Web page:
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Drawing of Earth's magnetosphere. Notice that the magnetic field is much larger than the planet!
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The Earth's Magnetosphere

The Earth has a magnetic field with north and south poles. The magnetic field of the Earth is enclosed in a region surrounding the Earth called the magnetosphere. As the Earth rotates, its hot core generates strong electric currents that produce the magnetic field. This field reaches 36,000 miles into space. The magnetosphere prevents most of the particles from the sun, carried in solar wind, from impacting the Earth. The solar wind distorts the shape of the magnetosphere by compressing it at the front and causing a long tail to form on the side away from the Sun. This long tail is called the magnetotail .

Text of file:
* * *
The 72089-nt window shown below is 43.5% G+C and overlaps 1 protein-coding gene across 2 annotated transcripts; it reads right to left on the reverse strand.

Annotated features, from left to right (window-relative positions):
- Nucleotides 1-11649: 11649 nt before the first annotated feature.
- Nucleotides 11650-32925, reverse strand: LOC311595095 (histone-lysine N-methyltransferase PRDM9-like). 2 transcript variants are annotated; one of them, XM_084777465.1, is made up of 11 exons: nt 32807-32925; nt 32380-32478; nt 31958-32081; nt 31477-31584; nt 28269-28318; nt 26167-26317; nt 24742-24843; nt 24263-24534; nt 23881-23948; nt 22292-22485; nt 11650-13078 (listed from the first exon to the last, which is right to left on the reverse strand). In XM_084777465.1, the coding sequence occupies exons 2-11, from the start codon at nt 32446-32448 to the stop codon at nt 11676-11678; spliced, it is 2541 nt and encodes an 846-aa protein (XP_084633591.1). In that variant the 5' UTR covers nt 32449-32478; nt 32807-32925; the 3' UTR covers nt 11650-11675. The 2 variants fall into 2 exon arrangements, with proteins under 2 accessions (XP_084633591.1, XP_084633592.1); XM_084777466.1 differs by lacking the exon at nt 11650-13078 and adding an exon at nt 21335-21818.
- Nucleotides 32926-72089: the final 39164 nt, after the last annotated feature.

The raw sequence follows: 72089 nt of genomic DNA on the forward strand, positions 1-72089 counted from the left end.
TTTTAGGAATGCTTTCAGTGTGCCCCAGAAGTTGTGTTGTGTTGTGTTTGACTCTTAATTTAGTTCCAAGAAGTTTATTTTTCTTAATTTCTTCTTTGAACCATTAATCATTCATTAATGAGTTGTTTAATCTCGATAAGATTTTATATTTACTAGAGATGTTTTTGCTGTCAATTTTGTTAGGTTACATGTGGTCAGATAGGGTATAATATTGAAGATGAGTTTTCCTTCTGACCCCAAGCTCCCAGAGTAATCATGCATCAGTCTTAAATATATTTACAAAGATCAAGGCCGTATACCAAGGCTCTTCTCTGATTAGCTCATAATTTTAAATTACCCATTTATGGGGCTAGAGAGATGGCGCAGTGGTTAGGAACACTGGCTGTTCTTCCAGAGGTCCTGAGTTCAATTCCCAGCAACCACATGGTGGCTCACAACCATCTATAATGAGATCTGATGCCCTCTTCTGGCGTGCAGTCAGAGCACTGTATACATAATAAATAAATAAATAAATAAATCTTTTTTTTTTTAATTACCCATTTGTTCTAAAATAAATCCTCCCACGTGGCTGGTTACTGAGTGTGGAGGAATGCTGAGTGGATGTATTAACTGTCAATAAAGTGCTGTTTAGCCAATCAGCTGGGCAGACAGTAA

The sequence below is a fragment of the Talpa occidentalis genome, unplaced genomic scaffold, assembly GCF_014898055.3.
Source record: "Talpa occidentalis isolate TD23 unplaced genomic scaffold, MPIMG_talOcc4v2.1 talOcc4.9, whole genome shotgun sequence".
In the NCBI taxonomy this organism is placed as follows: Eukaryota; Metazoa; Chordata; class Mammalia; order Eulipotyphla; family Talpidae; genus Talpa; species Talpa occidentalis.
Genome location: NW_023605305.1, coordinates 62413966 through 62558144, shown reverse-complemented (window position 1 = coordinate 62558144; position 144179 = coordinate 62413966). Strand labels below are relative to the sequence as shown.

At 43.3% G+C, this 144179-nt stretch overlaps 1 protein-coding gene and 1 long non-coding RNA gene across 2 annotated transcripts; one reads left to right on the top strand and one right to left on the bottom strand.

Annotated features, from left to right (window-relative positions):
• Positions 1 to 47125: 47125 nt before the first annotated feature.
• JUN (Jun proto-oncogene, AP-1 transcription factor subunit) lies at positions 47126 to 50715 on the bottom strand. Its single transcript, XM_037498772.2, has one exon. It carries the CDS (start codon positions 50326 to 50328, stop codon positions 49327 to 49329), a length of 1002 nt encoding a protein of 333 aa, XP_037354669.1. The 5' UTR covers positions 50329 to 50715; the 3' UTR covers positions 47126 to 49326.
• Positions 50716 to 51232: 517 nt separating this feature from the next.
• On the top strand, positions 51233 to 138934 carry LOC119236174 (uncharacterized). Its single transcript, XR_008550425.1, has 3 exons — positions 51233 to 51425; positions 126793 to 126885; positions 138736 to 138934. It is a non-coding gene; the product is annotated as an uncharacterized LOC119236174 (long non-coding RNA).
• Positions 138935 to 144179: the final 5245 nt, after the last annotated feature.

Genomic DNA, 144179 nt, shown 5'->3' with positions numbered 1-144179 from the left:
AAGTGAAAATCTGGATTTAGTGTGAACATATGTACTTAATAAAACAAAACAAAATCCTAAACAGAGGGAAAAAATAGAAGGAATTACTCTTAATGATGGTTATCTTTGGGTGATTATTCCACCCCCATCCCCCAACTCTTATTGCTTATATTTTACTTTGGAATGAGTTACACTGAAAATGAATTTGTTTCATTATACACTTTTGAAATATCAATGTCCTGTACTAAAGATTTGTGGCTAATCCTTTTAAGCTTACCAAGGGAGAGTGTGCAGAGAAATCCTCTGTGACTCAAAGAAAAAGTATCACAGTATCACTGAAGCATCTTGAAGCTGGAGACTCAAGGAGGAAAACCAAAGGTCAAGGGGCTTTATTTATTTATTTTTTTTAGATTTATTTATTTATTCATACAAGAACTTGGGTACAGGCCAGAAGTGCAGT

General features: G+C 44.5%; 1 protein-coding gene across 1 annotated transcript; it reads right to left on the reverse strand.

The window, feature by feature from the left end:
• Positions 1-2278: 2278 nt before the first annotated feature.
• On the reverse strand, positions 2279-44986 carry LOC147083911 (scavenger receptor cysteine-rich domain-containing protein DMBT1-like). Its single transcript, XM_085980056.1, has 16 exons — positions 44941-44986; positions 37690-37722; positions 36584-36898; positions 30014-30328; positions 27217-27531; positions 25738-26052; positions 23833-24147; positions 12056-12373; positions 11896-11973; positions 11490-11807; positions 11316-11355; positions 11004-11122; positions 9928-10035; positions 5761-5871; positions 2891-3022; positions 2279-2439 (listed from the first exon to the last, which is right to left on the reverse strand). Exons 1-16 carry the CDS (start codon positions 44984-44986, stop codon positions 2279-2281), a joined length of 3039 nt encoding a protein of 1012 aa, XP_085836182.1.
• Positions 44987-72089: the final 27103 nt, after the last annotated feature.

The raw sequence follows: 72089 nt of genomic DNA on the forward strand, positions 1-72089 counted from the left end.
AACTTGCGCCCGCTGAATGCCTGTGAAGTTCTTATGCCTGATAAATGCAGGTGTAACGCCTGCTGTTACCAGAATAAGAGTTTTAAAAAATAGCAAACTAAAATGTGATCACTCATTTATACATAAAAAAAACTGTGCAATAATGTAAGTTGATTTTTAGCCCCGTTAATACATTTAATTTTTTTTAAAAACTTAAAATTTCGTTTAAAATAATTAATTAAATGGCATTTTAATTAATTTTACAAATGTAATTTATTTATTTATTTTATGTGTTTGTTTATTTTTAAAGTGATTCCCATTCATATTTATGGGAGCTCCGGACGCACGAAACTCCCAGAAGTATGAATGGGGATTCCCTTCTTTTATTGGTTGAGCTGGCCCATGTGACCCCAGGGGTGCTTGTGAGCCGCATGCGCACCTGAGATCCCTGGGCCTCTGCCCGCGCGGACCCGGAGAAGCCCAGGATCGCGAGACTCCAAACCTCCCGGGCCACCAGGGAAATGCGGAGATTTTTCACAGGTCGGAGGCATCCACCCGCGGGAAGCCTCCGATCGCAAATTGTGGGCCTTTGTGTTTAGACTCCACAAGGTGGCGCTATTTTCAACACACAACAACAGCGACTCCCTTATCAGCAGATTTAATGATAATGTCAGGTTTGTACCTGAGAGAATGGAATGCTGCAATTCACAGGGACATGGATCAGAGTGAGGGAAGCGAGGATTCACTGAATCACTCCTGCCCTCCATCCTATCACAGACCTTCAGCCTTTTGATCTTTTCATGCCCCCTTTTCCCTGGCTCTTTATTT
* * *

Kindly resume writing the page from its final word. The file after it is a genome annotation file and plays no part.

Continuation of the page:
Some particles from the solar wind can enters the magnetosphere. The particles that enter from the magnetotail travel toward the Earth and create the auroral oval light shows.

The Sun and other planets have magnetospheres, but the Earth has the strongest one of all the rocky planets. The Earth's north and south magnetic poles reverse at irregular intervals of hundreds of thousands of years. In addition, the poles wander over shorter periods of time (hundreds of years).

Last modified March 29, 2010 by Randy Russell.

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